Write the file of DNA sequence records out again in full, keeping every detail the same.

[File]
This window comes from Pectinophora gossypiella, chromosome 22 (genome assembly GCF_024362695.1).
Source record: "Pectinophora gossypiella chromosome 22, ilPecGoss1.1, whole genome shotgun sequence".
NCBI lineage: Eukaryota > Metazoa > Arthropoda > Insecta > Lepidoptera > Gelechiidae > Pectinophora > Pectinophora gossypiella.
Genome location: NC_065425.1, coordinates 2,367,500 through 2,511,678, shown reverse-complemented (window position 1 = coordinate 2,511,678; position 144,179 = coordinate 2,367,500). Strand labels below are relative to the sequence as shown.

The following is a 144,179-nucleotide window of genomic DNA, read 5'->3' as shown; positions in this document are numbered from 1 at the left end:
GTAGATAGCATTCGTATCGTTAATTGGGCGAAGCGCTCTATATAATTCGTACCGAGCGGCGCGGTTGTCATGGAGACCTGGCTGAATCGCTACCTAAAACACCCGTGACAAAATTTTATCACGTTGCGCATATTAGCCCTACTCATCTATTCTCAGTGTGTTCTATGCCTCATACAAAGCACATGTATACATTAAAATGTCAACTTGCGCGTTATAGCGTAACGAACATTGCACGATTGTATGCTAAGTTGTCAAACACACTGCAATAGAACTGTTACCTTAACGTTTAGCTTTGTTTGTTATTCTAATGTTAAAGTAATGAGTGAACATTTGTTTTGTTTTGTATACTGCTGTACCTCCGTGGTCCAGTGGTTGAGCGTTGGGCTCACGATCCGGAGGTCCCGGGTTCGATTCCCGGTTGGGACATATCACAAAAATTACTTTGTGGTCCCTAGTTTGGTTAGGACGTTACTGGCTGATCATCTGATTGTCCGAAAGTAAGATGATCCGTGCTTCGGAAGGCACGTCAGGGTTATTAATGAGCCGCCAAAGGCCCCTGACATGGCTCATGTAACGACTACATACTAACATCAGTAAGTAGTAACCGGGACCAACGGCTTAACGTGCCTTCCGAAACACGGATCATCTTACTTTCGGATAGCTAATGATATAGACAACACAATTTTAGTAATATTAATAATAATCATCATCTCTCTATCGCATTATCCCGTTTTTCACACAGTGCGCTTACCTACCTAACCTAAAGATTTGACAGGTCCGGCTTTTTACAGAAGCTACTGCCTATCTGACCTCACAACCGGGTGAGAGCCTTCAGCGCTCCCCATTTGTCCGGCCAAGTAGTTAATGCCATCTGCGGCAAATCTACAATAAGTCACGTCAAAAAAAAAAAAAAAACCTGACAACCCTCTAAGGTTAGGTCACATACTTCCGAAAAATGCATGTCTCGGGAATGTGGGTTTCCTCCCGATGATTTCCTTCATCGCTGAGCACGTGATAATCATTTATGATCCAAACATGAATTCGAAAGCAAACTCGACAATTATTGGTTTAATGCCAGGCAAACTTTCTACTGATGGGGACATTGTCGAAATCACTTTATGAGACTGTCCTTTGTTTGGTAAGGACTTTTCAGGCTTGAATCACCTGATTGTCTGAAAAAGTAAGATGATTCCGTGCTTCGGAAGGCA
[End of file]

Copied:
This window comes from Pectinophora gossypiella, chromosome 22 (genome assembly GCF_024362695.1).
Source record: "Pectinophora gossypiella chromosome 22, ilPecGoss1.1, whole genome shotgun sequence".
NCBI lineage: Eukaryota > Metazoa > Arthropoda > Insecta > Lepidoptera > Gelechiidae > Pectinophora > Pectinophora gossypiella.
Genome location: NC_065425.1, coordinates 2,367,500 through 2,511,678, shown reverse-complemented (window position 1 = coordinate 2,511,678; position 144,179 = coordinate 2,367,500). Strand labels below are relative to the sequence as shown.

The following is a 144,179-nucleotide window of genomic DNA, read 5'->3' as shown; positions in this document are numbered from 1 at the left end:
GTAGATAGCATTCGTATCGTTAATTGGGCGAAGCGCTCTATATAATTCGTACCGAGCGGCGCGGTTGTCATGGAGACCTGGCTGAATCGCTACCTAAAACACCCGTGACAAAATTTTATCACGTTGCGCATATTAGCCCTACTCATCTATTCTCAGTGTGTTCTATGCCTCATACAAAGCACATGTATACATTAAAATGTCAACTTGCGCGTTATAGCGTAACGAACATTGCACGATTGTATGCTAAGTTGTCAAACACACTGCAATAGAACTGTTACCTTAACGTTTAGCTTTGTTTGTTATTCTAATGTTAAAGTAATGAGTGAACATTTGTTTTGTTTTGTATACTGCTGTACCTCCGTGGTCCAGTGGTTGAGCGTTGGGCTCACGATCCGGAGGTCCCGGGTTCGATTCCCGGTTGGGACATATCACAAAAATTACTTTGTGGTCCCTAGTTTGGTTAGGACGTTACTGGCTGATCATCTGATTGTCCGAAAGTAAGATGATCCGTGCTTCGGAAGGCACGTCAGGGTTATTAATGAGCCGCCAAAGGCCCCTGACATGGCTCATGTAACGACTACATACTAACATCAGTAAGTAGTAACCGGGACCAACGGCTTAACGTGCCTTCCGAAACACGGATCATCTTACTTTCGGATAGCTAATGATATAGACAACACAATTTTAGTAATATTAATAATAATCATCATCTCTCTATCGCATTATCCCGTTTTTCACACAGTGCGCTTACCTACCTAACCTAAAGATTTGACAGGTCCGGCTTTTTACAGAAGCTACTGCCTATCTGACCTCACAACCGGGTGAGAGCCTTCAGCGCTCCCCATTTGTCCGGCCAAGTAGTTAATGCCATCTGCGGCAAATCTACAATAAGTCACGTCAAAAAAAAAAAAAAAACCTGACAACCCTCTAAGGTTAGGTCACATACTTCCGAAAAATGCATGTCTCGGGAATGTGGGTTTCCTCCCGATGATTTCCTTCATCGCTGAGCACGTGATAATCATTTATGATCCAAACATGAATTCGAAAGCAAACTCGACAATTATTGGTTTAATGCCAGGCAAACTTTCTACTGATGGGGACATTGTCGAAATCACTTTATGAGACTGTCCTTTGTTTGGTAAGGACTTTTCAGGCTTGAATCACCTGATTGTCTGAAAAAGTAAGATGATTCCGTGCTTCGGAAGGCA